DP4240 Spatial Wage Disparities: Sorting Matters!
|Author(s):||Pierre-Philippe Combes, Gilles Duranton, Laurent Gobillon|
|Publication Date:||February 2004|
|Keyword(s):||local labour market, panel data analysis, sorting, spatial wage disparities|
|JEL(s):||J31, J61, R23|
|Programme Areas:||International Trade and Regional Economics|
|Link to this Page:||cepr.org/active/publications/discussion_papers/dp.php?dpno=4240|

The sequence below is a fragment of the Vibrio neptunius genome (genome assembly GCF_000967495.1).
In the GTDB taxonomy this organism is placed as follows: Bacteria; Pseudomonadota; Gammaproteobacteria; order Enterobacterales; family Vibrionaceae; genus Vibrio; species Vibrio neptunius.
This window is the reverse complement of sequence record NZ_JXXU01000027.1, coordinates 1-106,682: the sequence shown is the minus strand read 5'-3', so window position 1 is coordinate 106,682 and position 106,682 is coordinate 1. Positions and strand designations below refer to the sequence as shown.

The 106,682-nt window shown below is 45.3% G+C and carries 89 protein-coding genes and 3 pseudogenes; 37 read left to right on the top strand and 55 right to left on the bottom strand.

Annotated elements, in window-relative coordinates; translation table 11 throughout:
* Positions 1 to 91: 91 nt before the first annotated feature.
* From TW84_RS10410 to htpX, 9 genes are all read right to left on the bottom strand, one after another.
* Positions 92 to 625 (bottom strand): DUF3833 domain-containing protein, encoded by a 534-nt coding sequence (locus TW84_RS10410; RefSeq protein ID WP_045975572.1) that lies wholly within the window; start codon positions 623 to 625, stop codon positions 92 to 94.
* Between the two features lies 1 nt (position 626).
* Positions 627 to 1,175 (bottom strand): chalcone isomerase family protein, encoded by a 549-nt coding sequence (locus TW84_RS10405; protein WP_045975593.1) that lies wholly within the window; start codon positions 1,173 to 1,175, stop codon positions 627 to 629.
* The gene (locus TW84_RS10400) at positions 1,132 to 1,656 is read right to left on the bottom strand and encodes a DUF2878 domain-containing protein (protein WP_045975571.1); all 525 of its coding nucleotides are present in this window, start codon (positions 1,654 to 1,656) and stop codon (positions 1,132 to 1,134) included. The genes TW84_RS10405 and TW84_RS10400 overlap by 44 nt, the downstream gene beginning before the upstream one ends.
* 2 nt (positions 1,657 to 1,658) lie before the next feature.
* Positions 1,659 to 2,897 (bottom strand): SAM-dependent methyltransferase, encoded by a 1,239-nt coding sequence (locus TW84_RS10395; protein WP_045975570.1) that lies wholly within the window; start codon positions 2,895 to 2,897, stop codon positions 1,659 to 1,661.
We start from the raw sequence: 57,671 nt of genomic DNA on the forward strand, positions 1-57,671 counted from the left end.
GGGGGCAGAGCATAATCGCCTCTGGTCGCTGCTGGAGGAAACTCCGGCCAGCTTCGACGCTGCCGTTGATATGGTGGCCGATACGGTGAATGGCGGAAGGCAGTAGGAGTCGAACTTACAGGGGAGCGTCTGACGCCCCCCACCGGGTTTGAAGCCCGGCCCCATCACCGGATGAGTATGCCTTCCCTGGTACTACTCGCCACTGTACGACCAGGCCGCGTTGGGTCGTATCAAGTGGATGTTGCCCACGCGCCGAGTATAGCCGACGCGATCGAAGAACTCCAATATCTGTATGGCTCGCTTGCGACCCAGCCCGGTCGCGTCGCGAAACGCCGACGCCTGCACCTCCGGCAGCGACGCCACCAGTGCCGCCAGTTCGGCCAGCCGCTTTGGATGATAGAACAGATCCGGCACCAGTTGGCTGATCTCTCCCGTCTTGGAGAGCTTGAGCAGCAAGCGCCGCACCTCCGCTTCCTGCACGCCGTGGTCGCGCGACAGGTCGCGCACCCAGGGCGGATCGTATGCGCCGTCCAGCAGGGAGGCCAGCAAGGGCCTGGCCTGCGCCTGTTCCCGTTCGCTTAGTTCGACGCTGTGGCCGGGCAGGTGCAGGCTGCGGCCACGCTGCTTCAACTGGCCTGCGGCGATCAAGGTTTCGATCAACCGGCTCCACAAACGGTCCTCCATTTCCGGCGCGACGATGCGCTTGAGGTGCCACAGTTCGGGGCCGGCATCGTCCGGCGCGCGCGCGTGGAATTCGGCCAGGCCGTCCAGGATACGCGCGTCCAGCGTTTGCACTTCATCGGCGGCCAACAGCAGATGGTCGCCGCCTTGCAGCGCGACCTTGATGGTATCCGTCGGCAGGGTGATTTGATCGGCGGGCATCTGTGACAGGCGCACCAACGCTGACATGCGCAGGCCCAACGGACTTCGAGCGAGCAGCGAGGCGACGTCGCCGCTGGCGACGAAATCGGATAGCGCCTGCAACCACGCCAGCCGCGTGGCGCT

Spatial wage disparities can result from spatial differences in the skill composition of the workforce, in non-human endowments, and in local interactions. To distinguish between these explanations, we estimate a model of wage determination across local labour markets using a very large panel of French workers. We control for worker characteristics, worker fixed-effects, industry fixed-effects, and the characteristics of the local labour market. Our findings suggest that individual skills account for a large fraction of existing spatial wage disparities with strong evidence of spatial sorting by skills. Interaction effects are mostly driven by the local density of employment. Not controlling for worker heterogeneity biases estimates of agglomeration economies by up to 100%. We also find evidence of various omitted variable biases and reverse causality between agglomeration and high wages. Finally, endowments only appear to play a small role.